OS: Easy Wonderful is set to drop in October, and you’ve released a couple of tracks from the album. Why are you giving “Bad Bad World” away to your fans for free?
RM: Things are kind of moving towards “free” at this point, like I mentioned. The best thing to do to promote a good record is to just let people “have at it”. We’re slowly doing that. We’re going to leak a bunch of tracks as we go, and hopefully people will get into it and get excited for the record. It took us a really long time to make it, so we’re trying to get everybody back into the spirit of it.
OS: How do you guys actually choose the tracks you give away for free?
RM: I don’t know. It’s sort of a democratic process—what was really representative of the album, and what doesn’t feel like a subtle outlier or anything. If it were up to me, we would just give away all of our records. I think people mostly steal our music anyway. But, we have a record company, and I don’t think they’d be too psyched about that. We’re trying to figure out a way to make a living playing music (like all the bands out there). We’re trying to find that sweet spot between giving stuff away and giving people a lot of value for their money when they do actually buy stuff.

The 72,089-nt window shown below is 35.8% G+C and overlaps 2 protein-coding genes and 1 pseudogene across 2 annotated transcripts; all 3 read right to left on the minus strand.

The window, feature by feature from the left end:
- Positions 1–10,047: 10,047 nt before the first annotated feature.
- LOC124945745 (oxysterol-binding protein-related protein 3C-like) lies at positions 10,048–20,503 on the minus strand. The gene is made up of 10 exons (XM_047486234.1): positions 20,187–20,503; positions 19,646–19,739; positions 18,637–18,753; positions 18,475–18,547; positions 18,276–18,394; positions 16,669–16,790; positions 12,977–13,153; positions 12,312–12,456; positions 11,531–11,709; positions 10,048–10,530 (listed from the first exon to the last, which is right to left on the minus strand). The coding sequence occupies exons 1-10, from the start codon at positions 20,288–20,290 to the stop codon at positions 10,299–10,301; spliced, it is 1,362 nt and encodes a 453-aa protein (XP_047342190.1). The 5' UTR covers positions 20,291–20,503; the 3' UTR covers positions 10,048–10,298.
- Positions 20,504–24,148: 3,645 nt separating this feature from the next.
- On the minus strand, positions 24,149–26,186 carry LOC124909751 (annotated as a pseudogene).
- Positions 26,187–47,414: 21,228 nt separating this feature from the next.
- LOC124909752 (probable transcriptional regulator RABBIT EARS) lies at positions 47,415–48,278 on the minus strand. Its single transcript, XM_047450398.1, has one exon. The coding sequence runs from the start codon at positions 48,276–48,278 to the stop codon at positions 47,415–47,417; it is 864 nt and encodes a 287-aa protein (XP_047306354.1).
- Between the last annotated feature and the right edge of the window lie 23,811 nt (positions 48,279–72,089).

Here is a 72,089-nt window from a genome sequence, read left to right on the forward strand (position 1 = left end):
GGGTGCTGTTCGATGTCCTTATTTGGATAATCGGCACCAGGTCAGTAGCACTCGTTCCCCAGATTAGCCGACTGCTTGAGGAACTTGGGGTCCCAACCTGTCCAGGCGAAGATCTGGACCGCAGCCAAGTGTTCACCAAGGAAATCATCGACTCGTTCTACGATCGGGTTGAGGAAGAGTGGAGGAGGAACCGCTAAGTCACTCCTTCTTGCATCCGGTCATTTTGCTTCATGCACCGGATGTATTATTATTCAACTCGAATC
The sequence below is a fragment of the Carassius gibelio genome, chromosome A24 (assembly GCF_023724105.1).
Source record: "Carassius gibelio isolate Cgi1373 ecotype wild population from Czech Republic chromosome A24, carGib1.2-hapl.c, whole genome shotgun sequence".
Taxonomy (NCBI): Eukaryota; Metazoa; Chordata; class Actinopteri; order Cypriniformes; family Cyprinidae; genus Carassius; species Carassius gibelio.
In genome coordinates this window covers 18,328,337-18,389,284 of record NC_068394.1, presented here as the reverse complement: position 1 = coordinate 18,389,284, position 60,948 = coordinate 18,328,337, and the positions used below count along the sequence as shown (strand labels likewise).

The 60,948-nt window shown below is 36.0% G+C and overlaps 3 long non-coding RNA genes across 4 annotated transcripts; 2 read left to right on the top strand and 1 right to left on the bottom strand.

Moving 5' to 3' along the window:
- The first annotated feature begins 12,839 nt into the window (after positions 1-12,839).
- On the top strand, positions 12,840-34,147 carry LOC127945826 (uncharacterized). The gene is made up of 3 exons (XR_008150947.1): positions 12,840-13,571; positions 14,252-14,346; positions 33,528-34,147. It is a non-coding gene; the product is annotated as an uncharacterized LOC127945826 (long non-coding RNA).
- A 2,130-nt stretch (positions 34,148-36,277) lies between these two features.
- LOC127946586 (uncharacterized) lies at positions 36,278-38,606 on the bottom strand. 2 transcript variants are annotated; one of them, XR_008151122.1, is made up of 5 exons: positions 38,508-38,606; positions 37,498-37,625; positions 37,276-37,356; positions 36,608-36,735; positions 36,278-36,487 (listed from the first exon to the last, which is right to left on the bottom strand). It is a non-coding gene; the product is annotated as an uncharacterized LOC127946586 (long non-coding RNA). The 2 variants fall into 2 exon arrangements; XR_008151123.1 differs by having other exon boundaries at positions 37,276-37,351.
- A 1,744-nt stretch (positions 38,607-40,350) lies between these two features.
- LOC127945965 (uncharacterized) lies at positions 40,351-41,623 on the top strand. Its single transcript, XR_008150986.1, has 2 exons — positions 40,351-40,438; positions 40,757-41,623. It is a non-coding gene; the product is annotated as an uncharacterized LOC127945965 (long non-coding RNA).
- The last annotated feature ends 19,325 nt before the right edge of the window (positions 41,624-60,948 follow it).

We’re basically planning toward the end of 2011. So, there’s nothing but plans for the next year and a half to support the record. We had an option to not sign another major label deal, but we decided to do it because we were really proud of the record that we made. We really wanted a lot of people to hear it. We’re really amped up to go promote it in every way—on the road, through video, Internet stuff and TV. We’re excited to do it. “Do You Love Me” will probably end up being the first video.
Catch Guster on tour now!
9/28 – Troubadour, Hollywood, CA
10/1- War Memorial Auditorium, Nashville, TN
10/2 – The Fillmore Charlotte, Charlotte, NC
10/8- Newport Music Hall, Columbus, OH
10/9 – The Pageant, Saint Louis, MO
10/10- Egyption Room at Murat Center, Indianapolis, IN
10/12 – Slowdown, Omaha, NE
10/13 – Beaumont Club, Kansas City, MO
10/15 – Overture Center for the Arts: Capitol Theatre, Madison, WI
10/16- Royal Oak Music Theatre, Royal Oak, MI